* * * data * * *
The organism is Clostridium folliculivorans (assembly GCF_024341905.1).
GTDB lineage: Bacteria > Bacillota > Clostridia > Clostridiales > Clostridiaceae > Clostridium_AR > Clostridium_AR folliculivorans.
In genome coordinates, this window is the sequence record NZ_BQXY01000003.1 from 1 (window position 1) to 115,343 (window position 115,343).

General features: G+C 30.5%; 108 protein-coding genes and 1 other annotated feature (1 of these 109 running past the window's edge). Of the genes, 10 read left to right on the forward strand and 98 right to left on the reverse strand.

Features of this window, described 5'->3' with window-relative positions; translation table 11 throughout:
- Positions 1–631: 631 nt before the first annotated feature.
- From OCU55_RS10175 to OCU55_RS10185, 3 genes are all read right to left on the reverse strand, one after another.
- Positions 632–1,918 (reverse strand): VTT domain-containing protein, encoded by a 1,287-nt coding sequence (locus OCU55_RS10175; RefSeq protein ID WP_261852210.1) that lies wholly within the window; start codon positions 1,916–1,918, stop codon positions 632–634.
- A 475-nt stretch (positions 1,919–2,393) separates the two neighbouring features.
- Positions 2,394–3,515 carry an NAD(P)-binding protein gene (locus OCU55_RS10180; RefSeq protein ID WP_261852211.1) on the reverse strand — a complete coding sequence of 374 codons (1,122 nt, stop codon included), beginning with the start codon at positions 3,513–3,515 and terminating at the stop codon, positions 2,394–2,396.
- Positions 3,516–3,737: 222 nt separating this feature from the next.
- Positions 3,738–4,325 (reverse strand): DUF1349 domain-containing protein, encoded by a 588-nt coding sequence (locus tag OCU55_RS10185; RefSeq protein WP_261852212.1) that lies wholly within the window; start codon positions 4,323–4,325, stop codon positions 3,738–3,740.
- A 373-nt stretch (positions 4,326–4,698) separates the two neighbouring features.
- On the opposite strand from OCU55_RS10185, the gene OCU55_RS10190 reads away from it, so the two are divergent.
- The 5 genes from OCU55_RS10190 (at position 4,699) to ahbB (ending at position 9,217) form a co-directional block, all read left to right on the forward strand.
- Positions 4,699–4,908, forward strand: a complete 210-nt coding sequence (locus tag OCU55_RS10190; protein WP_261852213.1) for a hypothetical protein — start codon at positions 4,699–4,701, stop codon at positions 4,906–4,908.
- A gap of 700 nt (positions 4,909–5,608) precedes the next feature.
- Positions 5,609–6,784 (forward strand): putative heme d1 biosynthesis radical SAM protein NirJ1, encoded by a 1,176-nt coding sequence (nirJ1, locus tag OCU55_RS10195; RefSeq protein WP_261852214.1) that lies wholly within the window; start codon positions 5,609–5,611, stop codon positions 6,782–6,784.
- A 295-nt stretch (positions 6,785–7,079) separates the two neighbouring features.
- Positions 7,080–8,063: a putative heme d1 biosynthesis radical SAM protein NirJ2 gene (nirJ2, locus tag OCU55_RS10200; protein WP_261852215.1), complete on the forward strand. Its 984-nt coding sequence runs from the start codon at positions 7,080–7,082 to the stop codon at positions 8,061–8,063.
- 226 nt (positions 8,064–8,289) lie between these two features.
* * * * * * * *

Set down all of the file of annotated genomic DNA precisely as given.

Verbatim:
The organism is Clostridium folliculivorans (assembly GCF_024341905.1).
GTDB lineage: Bacteria > Bacillota > Clostridia > Clostridiales > Clostridiaceae > Clostridium_AR > Clostridium_AR folliculivorans.
In genome coordinates, this window is the sequence record NZ_BQXY01000003.1 from 1 (window position 1) to 115,343 (window position 115,343).

General features: G+C 30.5%; 108 protein-coding genes and 1 other annotated feature (1 of these 109 running past the window's edge). Of the genes, 10 read left to right on the forward strand and 98 right to left on the reverse strand.

Features of this window, described 5'->3' with window-relative positions; translation table 11 throughout:
- Positions 1–631: 631 nt before the first annotated feature.
- From OCU55_RS10175 to OCU55_RS10185, 3 genes are all read right to left on the reverse strand, one after another.
- Positions 632–1,918 (reverse strand): VTT domain-containing protein, encoded by a 1,287-nt coding sequence (locus OCU55_RS10175; RefSeq protein ID WP_261852210.1) that lies wholly within the window; start codon positions 1,916–1,918, stop codon positions 632–634.
- A 475-nt stretch (positions 1,919–2,393) separates the two neighbouring features.
- Positions 2,394–3,515 carry an NAD(P)-binding protein gene (locus OCU55_RS10180; RefSeq protein ID WP_261852211.1) on the reverse strand — a complete coding sequence of 374 codons (1,122 nt, stop codon included), beginning with the start codon at positions 3,513–3,515 and terminating at the stop codon, positions 2,394–2,396.
- Positions 3,516–3,737: 222 nt separating this feature from the next.
- Positions 3,738–4,325 (reverse strand): DUF1349 domain-containing protein, encoded by a 588-nt coding sequence (locus tag OCU55_RS10185; RefSeq protein WP_261852212.1) that lies wholly within the window; start codon positions 4,323–4,325, stop codon positions 3,738–3,740.
- A 373-nt stretch (positions 4,326–4,698) separates the two neighbouring features.
- On the opposite strand from OCU55_RS10185, the gene OCU55_RS10190 reads away from it, so the two are divergent.
- The 5 genes from OCU55_RS10190 (at position 4,699) to ahbB (ending at position 9,217) form a co-directional block, all read left to right on the forward strand.
- Positions 4,699–4,908, forward strand: a complete 210-nt coding sequence (locus tag OCU55_RS10190; protein WP_261852213.1) for a hypothetical protein — start codon at positions 4,699–4,701, stop codon at positions 4,906–4,908.
- A gap of 700 nt (positions 4,909–5,608) precedes the next feature.
- Positions 5,609–6,784 (forward strand): putative heme d1 biosynthesis radical SAM protein NirJ1, encoded by a 1,176-nt coding sequence (nirJ1, locus tag OCU55_RS10195; RefSeq protein WP_261852214.1) that lies wholly within the window; start codon positions 5,609–5,611, stop codon positions 6,782–6,784.
- A 295-nt stretch (positions 6,785–7,079) separates the two neighbouring features.
- Positions 7,080–8,063: a putative heme d1 biosynthesis radical SAM protein NirJ2 gene (nirJ2, locus tag OCU55_RS10200; protein WP_261852215.1), complete on the forward strand. Its 984-nt coding sequence runs from the start codon at positions 7,080–7,082 to the stop codon at positions 8,061–8,063.
- 226 nt (positions 8,064–8,289) lie between these two features.